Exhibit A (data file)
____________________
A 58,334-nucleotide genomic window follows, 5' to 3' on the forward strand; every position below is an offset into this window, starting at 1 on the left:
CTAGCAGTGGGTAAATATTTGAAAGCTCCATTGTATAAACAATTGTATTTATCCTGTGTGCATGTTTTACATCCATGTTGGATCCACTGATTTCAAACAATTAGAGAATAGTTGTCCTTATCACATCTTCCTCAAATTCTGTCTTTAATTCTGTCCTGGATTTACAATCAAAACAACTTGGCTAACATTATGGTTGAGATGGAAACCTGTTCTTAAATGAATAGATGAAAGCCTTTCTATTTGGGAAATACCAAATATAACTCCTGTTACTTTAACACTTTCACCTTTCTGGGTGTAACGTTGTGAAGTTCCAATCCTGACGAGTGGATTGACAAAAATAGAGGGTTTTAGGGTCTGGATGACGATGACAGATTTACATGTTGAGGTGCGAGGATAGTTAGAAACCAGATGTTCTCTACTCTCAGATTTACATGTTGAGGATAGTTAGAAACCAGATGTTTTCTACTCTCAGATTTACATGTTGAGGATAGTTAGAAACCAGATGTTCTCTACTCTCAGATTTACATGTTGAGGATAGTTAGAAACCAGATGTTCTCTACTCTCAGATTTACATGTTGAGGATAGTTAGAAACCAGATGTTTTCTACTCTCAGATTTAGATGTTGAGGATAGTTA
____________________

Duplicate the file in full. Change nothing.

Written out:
A 58,334-nucleotide genomic window follows, 5' to 3' on the forward strand; every position below is an offset into this window, starting at 1 on the left:
CTAGCAGTGGGTAAATATTTGAAAGCTCCATTGTATAAACAATTGTATTTATCCTGTGTGCATGTTTTACATCCATGTTGGATCCACTGATTTCAAACAATTAGAGAATAGTTGTCCTTATCACATCTTCCTCAAATTCTGTCTTTAATTCTGTCCTGGATTTACAATCAAAACAACTTGGCTAACATTATGGTTGAGATGGAAACCTGTTCTTAAATGAATAGATGAAAGCCTTTCTATTTGGGAAATACCAAATATAACTCCTGTTACTTTAACACTTTCACCTTTCTGGGTGTAACGTTGTGAAGTTCCAATCCTGACGAGTGGATTGACAAAAATAGAGGGTTTTAGGGTCTGGATGACGATGACAGATTTACATGTTGAGGTGCGAGGATAGTTAGAAACCAGATGTTCTCTACTCTCAGATTTACATGTTGAGGATAGTTAGAAACCAGATGTTTTCTACTCTCAGATTTACATGTTGAGGATAGTTAGAAACCAGATGTTCTCTACTCTCAGATTTACATGTTGAGGATAGTTAGAAACCAGATGTTCTCTACTCTCAGATTTACATGTTGAGGATAGTTAGAAACCAGATGTTTTCTACTCTCAGATTTAGATGTTGAGGATAGTTA